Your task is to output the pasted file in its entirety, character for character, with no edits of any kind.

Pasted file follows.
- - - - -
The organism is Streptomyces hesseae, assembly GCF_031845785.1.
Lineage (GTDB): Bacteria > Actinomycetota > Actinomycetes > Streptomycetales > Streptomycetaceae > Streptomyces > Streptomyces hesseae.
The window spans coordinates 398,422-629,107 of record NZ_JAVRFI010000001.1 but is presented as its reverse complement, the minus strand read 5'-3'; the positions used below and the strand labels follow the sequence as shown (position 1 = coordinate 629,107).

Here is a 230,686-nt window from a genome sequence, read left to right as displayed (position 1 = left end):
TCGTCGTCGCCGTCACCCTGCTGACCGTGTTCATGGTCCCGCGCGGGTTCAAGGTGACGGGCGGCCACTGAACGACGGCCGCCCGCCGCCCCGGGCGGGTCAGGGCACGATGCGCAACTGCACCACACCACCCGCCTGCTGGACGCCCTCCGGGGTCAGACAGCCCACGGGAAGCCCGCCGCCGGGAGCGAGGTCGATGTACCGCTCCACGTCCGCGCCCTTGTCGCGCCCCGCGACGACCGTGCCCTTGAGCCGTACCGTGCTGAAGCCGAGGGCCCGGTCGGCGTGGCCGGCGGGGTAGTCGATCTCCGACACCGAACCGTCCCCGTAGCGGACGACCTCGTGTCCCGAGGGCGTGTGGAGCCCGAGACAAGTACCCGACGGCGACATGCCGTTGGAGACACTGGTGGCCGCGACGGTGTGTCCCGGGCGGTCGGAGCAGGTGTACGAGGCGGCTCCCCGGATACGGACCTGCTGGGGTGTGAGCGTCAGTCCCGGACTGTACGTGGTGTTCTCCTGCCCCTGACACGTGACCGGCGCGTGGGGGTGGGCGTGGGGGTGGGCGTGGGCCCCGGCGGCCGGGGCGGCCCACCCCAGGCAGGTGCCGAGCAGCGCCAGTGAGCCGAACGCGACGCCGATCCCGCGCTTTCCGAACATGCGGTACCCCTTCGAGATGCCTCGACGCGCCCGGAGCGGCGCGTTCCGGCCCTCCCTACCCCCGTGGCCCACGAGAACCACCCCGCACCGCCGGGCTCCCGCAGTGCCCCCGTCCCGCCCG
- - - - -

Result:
The organism is Streptomyces hesseae, assembly GCF_031845785.1.
Lineage (GTDB): Bacteria > Actinomycetota > Actinomycetes > Streptomycetales > Streptomycetaceae > Streptomyces > Streptomyces hesseae.
The window spans coordinates 398,422-629,107 of record NZ_JAVRFI010000001.1 but is presented as its reverse complement, the minus strand read 5'-3'; the positions used below and the strand labels follow the sequence as shown (position 1 = coordinate 629,107).

Here is a 230,686-nt window from a genome sequence, read left to right as displayed (position 1 = left end):
TCGTCGTCGCCGTCACCCTGCTGACCGTGTTCATGGTCCCGCGCGGGTTCAAGGTGACGGGCGGCCACTGAACGACGGCCGCCCGCCGCCCCGGGCGGGTCAGGGCACGATGCGCAACTGCACCACACCACCCGCCTGCTGGACGCCCTCCGGGGTCAGACAGCCCACGGGAAGCCCGCCGCCGGGAGCGAGGTCGATGTACCGCTCCACGTCCGCGCCCTTGTCGCGCCCCGCGACGACCGTGCCCTTGAGCCGTACCGTGCTGAAGCCGAGGGCCCGGTCGGCGTGGCCGGCGGGGTAGTCGATCTCCGACACCGAACCGTCCCCGTAGCGGACGACCTCGTGTCCCGAGGGCGTGTGGAGCCCGAGACAAGTACCCGACGGCGACATGCCGTTGGAGACACTGGTGGCCGCGACGGTGTGTCCCGGGCGGTCGGAGCAGGTGTACGAGGCGGCTCCCCGGATACGGACCTGCTGGGGTGTGAGCGTCAGTCCCGGACTGTACGTGGTGTTCTCCTGCCCCTGACACGTGACCGGCGCGTGGGGGTGGGCGTGGGGGTGGGCGTGGGCCCCGGCGGCCGGGGCGGCCCACCCCAGGCAGGTGCCGAGCAGCGCCAGTGAGCCGAACGCGACGCCGATCCCGCGCTTTCCGAACATGCGGTACCCCTTCGAGATGCCTCGACGCGCCCGGAGCGGCGCGTTCCGGCCCTCCCTACCCCCGTGGCCCACGAGAACCACCCCGCACCGCCGGGCTCCCGCAGTGCCCCCGTCCCGCCCG